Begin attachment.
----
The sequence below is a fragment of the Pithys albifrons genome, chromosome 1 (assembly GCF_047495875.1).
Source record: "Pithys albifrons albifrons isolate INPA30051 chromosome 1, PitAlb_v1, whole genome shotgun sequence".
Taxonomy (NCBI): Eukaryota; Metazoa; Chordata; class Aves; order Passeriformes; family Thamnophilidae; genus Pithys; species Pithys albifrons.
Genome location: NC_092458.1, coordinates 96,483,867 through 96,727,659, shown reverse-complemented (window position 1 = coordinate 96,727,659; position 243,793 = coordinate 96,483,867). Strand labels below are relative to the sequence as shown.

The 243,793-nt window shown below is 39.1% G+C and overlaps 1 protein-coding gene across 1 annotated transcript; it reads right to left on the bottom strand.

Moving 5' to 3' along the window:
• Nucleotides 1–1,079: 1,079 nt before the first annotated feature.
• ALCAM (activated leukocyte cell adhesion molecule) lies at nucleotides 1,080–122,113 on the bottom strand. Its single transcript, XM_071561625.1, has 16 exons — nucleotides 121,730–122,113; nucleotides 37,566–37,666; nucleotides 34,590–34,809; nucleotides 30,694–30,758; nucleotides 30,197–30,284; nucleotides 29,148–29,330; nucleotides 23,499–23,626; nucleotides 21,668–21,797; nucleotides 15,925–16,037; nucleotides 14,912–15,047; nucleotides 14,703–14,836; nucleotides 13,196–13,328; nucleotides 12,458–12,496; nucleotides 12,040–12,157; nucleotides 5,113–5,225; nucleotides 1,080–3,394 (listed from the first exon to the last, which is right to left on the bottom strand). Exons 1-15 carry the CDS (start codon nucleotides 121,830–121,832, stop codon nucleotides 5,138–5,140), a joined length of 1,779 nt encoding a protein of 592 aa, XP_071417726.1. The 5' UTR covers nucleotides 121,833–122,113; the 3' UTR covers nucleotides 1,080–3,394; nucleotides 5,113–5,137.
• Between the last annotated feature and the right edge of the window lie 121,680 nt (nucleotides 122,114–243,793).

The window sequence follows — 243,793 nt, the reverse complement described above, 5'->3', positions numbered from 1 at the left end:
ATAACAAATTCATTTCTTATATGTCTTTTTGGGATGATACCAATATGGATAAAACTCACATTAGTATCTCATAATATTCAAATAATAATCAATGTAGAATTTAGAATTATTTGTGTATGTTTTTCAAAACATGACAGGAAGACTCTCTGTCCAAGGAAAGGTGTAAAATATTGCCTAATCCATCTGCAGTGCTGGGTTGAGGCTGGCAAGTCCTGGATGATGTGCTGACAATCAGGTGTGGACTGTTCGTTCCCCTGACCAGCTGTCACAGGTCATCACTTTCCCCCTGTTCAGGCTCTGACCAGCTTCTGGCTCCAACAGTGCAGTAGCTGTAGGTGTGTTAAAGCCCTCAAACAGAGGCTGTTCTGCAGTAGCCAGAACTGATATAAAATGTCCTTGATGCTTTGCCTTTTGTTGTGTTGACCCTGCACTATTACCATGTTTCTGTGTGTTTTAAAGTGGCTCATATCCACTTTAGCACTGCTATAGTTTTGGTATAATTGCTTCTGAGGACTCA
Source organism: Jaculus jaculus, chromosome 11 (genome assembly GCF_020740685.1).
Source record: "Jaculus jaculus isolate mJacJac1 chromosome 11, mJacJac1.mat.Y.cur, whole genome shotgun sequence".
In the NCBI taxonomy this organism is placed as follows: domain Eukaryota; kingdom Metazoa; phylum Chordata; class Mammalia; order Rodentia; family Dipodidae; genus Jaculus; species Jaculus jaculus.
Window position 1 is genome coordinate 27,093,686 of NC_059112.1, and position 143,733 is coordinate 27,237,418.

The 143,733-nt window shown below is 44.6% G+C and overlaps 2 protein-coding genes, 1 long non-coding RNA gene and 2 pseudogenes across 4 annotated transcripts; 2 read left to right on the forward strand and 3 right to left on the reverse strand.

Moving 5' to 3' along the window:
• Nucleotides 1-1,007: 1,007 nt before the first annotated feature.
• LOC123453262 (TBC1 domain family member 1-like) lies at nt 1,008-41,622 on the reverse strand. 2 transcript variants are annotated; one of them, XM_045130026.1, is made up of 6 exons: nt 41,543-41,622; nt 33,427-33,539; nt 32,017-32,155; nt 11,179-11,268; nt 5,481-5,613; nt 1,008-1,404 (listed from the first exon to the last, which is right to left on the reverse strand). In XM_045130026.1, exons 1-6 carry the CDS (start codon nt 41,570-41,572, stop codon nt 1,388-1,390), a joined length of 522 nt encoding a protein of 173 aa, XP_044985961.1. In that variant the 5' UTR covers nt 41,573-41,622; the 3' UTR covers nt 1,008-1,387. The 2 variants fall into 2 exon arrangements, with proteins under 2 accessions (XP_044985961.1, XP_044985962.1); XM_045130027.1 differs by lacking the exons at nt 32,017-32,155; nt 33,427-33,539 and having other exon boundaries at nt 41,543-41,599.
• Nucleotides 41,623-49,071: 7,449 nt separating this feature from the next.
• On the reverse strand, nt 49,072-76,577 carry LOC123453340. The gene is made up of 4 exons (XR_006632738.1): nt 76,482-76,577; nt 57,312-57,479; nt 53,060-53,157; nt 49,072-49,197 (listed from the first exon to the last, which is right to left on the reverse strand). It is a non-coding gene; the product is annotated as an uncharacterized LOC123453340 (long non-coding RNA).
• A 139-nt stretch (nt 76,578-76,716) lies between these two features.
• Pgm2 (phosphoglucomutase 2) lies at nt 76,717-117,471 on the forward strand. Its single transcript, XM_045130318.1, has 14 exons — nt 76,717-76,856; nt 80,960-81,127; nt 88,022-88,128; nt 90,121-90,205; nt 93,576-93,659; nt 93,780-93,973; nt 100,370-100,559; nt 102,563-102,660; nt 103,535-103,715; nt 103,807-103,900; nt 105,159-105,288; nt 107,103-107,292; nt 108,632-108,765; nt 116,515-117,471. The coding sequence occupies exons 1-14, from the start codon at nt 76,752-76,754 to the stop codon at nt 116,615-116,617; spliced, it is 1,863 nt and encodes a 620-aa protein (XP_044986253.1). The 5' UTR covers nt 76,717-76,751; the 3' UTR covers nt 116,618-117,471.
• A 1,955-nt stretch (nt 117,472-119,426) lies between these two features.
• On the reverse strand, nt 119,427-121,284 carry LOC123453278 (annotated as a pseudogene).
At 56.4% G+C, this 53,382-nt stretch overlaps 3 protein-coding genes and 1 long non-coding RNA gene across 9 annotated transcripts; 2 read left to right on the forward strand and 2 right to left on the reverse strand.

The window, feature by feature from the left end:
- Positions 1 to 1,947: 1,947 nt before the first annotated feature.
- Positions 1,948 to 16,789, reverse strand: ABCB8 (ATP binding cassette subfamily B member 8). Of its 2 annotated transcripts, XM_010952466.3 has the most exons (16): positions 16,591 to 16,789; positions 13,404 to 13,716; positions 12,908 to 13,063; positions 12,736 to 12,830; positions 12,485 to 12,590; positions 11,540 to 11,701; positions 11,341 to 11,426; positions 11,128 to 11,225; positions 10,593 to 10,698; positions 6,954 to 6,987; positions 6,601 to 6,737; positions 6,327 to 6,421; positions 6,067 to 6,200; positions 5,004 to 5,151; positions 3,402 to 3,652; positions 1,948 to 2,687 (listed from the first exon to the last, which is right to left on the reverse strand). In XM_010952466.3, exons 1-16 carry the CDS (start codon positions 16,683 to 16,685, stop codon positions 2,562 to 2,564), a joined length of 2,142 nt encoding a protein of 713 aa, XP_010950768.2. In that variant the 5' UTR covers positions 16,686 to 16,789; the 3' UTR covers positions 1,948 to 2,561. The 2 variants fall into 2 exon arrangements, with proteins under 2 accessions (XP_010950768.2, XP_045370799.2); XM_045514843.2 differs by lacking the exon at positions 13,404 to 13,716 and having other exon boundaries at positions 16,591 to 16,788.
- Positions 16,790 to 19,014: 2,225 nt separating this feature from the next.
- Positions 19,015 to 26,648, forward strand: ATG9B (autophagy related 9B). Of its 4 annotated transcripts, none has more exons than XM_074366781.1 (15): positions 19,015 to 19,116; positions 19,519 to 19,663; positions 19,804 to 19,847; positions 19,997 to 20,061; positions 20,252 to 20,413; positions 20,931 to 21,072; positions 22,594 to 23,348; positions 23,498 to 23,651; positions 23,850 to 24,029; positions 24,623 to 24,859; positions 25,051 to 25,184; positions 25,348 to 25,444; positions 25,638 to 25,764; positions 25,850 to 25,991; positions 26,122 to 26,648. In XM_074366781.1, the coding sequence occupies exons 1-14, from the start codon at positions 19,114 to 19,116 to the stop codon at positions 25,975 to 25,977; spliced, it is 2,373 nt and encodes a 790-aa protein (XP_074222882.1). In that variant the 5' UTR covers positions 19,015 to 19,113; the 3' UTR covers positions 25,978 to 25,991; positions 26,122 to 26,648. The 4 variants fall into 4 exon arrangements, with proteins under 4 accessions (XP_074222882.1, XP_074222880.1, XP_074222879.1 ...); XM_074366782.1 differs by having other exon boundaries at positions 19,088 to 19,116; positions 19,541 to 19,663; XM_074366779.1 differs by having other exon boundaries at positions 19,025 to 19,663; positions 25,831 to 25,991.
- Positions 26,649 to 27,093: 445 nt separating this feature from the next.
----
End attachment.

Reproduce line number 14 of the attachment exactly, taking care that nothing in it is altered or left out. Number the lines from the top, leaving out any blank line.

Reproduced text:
In the NCBI taxonomy this organism is placed as follows: domain Eukaryota; kingdom Metazoa; phylum Chordata; class Mammalia; order Rodentia; family Dipodidae; genus Jaculus; species Jaculus jaculus.